Here Come the Solar Suburbs

 Here Come the Solar Suburbs

Suburbanites: Please buy electric vehicles and put solar on your rooftops — the cities of the future need you!

According to new research out of the University of Lincoln in the U.K., a solar-powered suburb filled with EV drivers has the greatest potential for not only powering its own needs with clean energy, but also to bring its surplus solar power into smart cities.

Although the conventional wisdom has it that densely populated cities are the most sustainable form of development — and there is certainly research to back up the low carbon footprint of big cities — research from Professor Hugh Byrd at the University of Lincoln offers a contrary theory.

Byrd and his research team found that detached suburban houses are capable of generating 10 times the energy of skyscrapers and commercial buildings — far more electricity than the homes themselves need — and that this significant surplus of energy can be used to lighten the load during cities’ peak demand times.

When suburban EV drivers take their fully charged cars into the city during work hours, those vehicles can feed energy into the city’s grid, bringing another source of clean energy into the mix.

There are, of course, a few major assumptions in this theory:

  1. Drivers will buy EVs en masse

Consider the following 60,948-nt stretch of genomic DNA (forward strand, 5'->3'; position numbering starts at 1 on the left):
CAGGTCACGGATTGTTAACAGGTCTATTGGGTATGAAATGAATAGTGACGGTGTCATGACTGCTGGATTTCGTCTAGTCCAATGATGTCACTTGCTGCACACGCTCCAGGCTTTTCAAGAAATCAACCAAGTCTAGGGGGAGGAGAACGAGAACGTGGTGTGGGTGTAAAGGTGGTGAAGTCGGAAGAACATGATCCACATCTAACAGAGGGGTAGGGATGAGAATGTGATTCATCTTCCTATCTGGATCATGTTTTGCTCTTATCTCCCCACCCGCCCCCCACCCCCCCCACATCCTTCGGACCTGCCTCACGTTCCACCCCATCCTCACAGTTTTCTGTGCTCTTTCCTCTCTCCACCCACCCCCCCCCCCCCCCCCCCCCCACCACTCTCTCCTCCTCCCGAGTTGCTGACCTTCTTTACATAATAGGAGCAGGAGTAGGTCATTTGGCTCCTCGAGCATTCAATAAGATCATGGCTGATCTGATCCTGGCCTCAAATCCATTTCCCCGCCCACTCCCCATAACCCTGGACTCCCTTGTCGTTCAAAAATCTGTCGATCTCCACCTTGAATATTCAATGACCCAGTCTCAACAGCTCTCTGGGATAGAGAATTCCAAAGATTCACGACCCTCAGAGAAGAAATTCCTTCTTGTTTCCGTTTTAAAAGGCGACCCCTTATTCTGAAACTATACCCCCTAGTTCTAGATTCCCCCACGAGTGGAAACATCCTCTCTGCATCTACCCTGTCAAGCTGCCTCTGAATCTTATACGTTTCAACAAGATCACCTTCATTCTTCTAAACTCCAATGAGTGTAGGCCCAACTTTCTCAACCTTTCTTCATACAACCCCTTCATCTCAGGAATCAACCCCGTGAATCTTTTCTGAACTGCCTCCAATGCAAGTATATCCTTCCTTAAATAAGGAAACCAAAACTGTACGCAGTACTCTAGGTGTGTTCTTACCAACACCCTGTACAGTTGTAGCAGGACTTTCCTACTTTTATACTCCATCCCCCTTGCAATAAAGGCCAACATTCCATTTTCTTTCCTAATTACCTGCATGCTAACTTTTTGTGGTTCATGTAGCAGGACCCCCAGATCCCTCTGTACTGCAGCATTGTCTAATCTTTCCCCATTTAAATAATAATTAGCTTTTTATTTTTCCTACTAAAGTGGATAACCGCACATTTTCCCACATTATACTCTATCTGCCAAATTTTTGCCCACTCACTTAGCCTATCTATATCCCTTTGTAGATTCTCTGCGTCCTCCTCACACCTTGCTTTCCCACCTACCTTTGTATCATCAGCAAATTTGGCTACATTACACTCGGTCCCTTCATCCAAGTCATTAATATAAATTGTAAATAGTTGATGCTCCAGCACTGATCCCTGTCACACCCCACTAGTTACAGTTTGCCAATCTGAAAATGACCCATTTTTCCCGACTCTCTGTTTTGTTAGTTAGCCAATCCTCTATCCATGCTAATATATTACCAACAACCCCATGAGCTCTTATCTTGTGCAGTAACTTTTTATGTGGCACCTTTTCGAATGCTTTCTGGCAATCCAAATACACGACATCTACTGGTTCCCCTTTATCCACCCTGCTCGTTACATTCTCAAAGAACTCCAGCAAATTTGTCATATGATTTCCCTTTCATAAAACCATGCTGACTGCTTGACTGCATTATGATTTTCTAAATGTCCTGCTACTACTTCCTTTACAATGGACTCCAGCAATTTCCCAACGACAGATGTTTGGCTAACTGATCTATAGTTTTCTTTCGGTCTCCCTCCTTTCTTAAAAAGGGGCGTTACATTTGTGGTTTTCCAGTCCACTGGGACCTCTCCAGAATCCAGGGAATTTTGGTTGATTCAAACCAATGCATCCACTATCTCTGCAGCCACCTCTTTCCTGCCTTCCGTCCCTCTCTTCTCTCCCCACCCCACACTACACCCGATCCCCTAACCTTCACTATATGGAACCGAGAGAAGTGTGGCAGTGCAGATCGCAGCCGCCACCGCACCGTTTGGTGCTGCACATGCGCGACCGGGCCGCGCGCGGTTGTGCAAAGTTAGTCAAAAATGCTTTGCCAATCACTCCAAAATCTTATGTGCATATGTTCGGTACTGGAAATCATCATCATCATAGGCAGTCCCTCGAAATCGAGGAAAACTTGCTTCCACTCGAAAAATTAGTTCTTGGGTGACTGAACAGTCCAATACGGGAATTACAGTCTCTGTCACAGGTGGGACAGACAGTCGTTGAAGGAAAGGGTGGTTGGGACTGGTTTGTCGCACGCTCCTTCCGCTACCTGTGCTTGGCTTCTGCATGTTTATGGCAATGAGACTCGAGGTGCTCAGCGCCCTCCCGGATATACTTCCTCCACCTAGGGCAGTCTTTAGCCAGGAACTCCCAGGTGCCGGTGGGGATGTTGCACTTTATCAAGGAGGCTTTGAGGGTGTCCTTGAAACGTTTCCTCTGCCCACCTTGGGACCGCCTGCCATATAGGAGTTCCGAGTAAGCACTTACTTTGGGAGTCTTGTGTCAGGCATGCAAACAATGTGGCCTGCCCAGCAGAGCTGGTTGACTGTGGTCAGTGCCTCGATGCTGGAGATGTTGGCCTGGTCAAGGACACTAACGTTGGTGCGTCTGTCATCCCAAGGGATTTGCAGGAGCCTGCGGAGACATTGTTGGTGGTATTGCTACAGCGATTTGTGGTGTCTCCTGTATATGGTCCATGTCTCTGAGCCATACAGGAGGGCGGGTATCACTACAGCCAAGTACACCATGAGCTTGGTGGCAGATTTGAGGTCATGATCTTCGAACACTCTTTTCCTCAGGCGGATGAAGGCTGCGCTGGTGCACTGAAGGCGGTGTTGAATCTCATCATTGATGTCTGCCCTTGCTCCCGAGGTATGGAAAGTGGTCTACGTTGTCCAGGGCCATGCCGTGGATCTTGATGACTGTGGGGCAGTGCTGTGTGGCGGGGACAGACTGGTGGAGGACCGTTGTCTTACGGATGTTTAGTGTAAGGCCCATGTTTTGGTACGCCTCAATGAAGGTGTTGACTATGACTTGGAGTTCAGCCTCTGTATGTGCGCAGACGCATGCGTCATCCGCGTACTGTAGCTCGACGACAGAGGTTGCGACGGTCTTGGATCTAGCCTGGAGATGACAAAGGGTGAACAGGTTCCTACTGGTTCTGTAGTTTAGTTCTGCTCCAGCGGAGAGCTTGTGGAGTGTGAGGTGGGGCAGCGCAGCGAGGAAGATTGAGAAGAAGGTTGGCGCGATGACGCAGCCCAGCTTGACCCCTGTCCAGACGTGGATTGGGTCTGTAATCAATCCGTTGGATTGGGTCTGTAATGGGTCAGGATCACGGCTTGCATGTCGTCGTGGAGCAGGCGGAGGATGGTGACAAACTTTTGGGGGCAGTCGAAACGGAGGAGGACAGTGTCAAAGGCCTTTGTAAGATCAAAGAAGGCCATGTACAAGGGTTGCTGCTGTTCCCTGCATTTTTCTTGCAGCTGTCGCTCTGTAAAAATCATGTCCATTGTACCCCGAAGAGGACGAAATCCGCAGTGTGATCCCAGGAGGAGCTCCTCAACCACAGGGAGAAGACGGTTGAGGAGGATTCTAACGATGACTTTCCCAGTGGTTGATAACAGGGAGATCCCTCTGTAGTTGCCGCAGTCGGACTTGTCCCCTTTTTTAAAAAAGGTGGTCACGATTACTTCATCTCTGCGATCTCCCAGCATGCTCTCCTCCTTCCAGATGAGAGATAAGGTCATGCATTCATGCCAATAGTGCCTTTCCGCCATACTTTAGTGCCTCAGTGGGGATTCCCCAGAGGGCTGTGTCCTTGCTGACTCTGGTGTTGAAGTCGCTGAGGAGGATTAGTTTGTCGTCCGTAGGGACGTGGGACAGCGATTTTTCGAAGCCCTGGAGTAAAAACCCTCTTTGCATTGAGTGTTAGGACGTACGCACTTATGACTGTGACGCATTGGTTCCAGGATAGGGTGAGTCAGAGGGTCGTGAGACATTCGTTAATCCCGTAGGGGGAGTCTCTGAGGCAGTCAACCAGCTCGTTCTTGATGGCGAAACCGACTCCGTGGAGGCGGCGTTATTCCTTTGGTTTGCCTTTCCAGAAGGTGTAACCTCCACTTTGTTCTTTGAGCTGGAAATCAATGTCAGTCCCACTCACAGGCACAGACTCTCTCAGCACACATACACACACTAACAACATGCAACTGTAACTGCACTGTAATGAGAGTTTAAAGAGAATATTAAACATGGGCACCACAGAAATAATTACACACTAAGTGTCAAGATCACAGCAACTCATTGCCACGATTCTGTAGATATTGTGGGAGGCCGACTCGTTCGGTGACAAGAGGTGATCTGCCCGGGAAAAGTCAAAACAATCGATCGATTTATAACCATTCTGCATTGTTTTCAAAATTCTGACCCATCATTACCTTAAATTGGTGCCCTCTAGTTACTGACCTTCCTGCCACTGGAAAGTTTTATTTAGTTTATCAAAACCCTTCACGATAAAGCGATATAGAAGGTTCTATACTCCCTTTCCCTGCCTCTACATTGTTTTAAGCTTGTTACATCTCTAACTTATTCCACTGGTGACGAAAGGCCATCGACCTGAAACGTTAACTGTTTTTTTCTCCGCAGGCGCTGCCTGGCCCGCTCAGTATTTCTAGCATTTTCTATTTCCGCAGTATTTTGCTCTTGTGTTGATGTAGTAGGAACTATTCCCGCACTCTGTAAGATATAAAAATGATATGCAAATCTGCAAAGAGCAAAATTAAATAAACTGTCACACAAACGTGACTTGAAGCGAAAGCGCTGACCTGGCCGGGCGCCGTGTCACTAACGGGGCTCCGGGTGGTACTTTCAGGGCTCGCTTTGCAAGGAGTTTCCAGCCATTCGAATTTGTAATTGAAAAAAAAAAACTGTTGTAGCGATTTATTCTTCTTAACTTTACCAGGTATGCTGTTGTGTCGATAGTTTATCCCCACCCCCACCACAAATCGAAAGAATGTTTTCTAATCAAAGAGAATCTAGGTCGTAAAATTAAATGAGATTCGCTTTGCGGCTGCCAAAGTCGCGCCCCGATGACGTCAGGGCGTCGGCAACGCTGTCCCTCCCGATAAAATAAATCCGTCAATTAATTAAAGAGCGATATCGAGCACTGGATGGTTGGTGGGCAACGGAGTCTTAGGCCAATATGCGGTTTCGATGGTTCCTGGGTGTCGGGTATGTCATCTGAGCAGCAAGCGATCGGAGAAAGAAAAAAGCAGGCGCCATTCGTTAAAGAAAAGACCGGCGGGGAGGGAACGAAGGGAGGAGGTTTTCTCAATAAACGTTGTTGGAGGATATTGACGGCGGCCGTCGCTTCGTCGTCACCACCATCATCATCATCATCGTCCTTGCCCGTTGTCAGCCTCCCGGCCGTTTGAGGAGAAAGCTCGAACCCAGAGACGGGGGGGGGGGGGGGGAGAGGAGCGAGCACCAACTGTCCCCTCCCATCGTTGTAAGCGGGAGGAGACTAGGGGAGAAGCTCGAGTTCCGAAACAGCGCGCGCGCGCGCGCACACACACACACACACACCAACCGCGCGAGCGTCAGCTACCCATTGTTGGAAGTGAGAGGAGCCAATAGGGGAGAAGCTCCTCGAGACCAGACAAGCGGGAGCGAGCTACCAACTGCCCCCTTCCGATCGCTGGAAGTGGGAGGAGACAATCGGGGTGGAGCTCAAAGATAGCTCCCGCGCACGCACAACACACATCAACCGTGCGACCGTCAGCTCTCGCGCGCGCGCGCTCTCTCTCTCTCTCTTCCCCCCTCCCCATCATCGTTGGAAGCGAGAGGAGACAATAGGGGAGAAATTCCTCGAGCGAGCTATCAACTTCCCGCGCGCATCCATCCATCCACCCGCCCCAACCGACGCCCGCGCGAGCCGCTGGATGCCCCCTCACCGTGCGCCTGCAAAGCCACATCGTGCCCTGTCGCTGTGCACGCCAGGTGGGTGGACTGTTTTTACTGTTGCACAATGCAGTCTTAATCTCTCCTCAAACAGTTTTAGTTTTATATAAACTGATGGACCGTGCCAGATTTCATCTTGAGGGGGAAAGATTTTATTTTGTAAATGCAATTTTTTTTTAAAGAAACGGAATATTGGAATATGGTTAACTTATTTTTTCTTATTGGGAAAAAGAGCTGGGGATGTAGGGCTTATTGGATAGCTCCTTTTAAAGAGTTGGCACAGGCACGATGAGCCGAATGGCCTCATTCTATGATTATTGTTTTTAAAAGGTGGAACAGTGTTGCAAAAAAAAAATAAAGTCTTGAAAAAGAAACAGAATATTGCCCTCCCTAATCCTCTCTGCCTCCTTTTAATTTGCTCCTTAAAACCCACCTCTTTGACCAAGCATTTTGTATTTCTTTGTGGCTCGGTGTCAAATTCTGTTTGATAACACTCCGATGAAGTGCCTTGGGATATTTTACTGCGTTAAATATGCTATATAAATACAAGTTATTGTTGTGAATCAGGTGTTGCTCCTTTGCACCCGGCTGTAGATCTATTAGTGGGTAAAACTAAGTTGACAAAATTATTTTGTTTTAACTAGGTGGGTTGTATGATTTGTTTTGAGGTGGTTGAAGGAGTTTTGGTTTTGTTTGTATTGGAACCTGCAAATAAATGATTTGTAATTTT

2. EVs and solar systems will continue to drop in price
  3. EV battery life and range capabilities will continue to steadily improve
  4. Cities will embrace distributed energy and smart grid technologies

Thankfully, there are examples aplenty to back up pretty much all of these assumptions (especially the low cost of solar power) — it’s really only a matter of how quickly each of these will come to pass. And the research findings will really come into play in the coming years, as Professor Byrd explained.

“It is more a case of building for the future — when the climate will be warmer, harvesting solar energy will be cheaper than the grid and emerging technologies will replace the internal combustion engine,” Byrd said in a statement. “Particularly for city center travel where longevity isn’t an issue, electric vehicles will become increasingly more attractive as their price drops with mass production and the cost of fuel continues to rise.”

The other big assumption here is just how sustainable a suburban development can be. We’re working on an article about what is likely the most sustainable planned community in the U.S. (more on that soon), but most suburbs are car-centric, pedestrian-unfriendly zones that could easily more than offset the benefits of the adoption of rooftop solar and electric vehicles by a critical mass of the population.

Original Article on Cooler Planet